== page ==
By David Olivier
Translated by Elisabeth Lyman
As the heavens are higher than the earth, so are my ways higher than your ways and my thoughts than your thoughts.
Isaiah 55:9 (the Bible, New International Version)
In a televised debate1 with antispeciesist activist Tiphaine Lagarde, historian Emmanuel Todd said that “to see man as different and superior to other species is to lay the foundations of progress.” He was making an ontological claim (that was also ethical and political in nature), attributing a superior essence to “man” in an attempt to justify the eating of animals.
This type of thinking is typical of Aristotelian ethics, which creates ethical and political obligations based on an individual’s ontological status.
A mysterious metaphor
This vision has been formulated with varying degrees of clarity by a wide range of groups and individuals. It shapes most of our political ideas, and seems to be applied most often when it comes to something that would appear to be its opposite: the concept of equality (expressed in terms of ontological equality). Here, I would like to point out something about the notion of superiority that some may have forgotten: it’s a metaphor. And every metaphor has both a literal meaning and an implicit one. For example, if I said that the cat had got Mr X’s tongue, the literal meaning would be that a feline had somehow gained possession of the muscular organ that manipulates food in his mouth for mastication. That, of course, would not be what I actually meant. The expression’s implicit meaning is that Mr X was inexplicably silent. When it comes to the idea of superiority, the literal meaning is a spatial reference, as in Lake Superior, the northernmost of the Great Lakes in North America. Going back to the Latin root, the word “superior” literally means “situated above”2.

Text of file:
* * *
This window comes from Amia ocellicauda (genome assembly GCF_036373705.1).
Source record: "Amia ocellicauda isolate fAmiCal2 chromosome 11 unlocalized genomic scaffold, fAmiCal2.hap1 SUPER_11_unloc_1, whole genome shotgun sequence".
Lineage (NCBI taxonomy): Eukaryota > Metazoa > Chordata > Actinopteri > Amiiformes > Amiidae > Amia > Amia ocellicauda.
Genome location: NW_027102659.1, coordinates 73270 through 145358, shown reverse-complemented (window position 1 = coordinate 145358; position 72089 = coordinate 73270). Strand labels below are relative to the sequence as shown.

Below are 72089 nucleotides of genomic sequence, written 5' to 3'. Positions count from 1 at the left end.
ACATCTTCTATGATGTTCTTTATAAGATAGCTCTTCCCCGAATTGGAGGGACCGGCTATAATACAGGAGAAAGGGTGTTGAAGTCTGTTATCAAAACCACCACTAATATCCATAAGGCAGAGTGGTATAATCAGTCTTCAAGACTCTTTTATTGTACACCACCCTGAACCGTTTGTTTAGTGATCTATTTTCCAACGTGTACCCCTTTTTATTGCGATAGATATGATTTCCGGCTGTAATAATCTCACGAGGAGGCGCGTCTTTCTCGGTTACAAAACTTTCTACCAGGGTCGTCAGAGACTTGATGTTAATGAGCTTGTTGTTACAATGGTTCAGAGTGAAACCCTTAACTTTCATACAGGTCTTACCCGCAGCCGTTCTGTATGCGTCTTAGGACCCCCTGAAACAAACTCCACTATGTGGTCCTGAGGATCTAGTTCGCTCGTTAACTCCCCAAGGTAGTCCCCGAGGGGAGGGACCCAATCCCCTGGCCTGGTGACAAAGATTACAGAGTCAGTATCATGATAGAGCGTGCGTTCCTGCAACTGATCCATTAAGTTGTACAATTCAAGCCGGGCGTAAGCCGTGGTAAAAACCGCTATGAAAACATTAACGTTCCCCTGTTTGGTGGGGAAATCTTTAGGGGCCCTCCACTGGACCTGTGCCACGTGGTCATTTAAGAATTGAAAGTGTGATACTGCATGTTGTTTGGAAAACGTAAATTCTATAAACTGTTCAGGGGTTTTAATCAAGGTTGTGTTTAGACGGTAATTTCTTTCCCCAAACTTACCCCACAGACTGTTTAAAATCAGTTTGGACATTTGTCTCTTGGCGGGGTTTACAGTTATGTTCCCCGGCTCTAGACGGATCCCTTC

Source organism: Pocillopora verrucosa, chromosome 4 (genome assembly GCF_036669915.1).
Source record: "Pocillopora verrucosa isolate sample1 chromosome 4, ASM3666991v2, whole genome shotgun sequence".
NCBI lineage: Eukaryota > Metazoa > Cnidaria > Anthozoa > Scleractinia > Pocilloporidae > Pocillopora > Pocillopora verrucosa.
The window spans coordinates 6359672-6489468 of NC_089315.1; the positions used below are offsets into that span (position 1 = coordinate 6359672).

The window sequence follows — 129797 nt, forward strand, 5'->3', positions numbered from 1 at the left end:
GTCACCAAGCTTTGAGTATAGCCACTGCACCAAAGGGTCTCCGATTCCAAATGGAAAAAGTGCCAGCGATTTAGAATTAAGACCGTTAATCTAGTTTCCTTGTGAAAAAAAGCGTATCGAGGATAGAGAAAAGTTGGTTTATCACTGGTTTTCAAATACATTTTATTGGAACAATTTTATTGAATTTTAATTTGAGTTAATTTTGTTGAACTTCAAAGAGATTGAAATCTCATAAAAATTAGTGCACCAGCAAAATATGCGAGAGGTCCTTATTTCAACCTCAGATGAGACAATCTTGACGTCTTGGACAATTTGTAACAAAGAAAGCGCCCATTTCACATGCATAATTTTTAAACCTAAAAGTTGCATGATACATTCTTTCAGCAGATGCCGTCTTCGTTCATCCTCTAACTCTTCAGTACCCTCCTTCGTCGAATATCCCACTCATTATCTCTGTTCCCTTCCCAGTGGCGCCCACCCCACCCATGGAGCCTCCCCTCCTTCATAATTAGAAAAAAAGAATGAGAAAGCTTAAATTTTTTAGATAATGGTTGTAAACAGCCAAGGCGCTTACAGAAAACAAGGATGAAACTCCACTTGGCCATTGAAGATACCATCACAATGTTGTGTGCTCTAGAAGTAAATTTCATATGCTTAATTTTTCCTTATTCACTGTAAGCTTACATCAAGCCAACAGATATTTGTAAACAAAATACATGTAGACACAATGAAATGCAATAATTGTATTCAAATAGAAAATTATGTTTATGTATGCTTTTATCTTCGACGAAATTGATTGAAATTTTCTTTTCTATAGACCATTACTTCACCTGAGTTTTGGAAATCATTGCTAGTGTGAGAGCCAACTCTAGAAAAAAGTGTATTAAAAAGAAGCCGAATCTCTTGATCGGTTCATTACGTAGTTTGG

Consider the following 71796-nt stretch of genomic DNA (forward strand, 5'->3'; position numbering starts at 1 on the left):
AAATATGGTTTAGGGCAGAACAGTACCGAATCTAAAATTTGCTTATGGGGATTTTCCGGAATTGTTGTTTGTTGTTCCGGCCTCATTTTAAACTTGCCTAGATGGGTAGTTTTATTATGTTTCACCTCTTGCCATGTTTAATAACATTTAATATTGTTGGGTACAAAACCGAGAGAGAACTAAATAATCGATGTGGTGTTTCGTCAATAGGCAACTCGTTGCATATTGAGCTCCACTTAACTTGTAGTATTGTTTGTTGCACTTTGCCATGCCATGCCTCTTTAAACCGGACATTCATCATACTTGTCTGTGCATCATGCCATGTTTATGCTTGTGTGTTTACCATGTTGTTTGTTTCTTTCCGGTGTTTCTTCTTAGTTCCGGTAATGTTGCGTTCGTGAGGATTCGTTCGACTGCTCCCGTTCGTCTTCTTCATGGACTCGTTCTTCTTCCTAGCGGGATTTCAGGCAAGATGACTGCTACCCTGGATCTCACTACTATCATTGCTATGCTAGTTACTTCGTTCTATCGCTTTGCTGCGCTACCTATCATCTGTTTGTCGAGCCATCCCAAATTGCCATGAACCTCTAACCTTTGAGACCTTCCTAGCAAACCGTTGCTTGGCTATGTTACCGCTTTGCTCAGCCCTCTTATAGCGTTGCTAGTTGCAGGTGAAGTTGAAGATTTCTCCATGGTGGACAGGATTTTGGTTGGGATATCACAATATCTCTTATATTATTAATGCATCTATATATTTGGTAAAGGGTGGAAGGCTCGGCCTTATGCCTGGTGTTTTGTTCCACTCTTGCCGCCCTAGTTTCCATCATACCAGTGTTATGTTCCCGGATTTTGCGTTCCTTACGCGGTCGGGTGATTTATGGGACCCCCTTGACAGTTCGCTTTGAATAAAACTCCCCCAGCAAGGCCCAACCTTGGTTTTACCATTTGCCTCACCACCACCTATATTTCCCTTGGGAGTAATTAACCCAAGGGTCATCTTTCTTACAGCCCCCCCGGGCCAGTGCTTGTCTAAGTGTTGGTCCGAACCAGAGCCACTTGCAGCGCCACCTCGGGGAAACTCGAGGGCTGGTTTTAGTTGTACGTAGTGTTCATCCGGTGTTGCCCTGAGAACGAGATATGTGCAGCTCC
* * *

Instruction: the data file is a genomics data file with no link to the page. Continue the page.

“Mr X is superior to Mr Y” is literally true when, for example, Mr X is at the top of a hill and Mr Y at the bottom. But the literal meaning of this word is rarely the implicit one. What is the implicit meaning, then? Is there a metaphor-free way to express what we mean by “Mr X is superior to Mr Y”, “humans are superior to animals” or “God is the supreme being” (which is to say, superior to everyone and everything)?
This is where we hit a wall. Everyone understands, or thinks they understand, what “superior” means – not only its literal, spatial, meaning but also the implicit meaning of the metaphor – although no one is able to express it.
The only possible answers to this question are simply rephrasings of the same metaphor: Mr X is superior because Mr Y is inferior. This is because he has lofty motivations, or received a higher education, or likes classical music, which is far superior to the pop music Mr Y listens to. Note that the claim is not that classical music yields more pleasure, but that the pleasure it yields is of a superior nature. Because they are fond of these higher pleasures, humans are at the top of creation3. They have dominion over all other animals. In the armed forces, a superior officer has a higher grade (a term referring to elevation, from the Latin gradus meaning step or stage) than a humble (from humus, the Latin for earth or ground) private, whom the officer can look down upon.
Superiority is not merely assumed; there is generally an effort to base it on facts. Classical music is superior to pop because it evokes nobler emotions. Humans are superior to animals because they are rational. Unlike animals, they have self-awareness, bury their dead, have a concept of God, realise they are mortal and have “free will” (a criterion highlighted by philosopher Luc Ferry)4. At the 1936 Olympic Games, the Nazis were very keen for Germany to win as many of the medals as possible to prove the superiority of the “Aryan race”. But ethical conclusions are also drawn from superiority.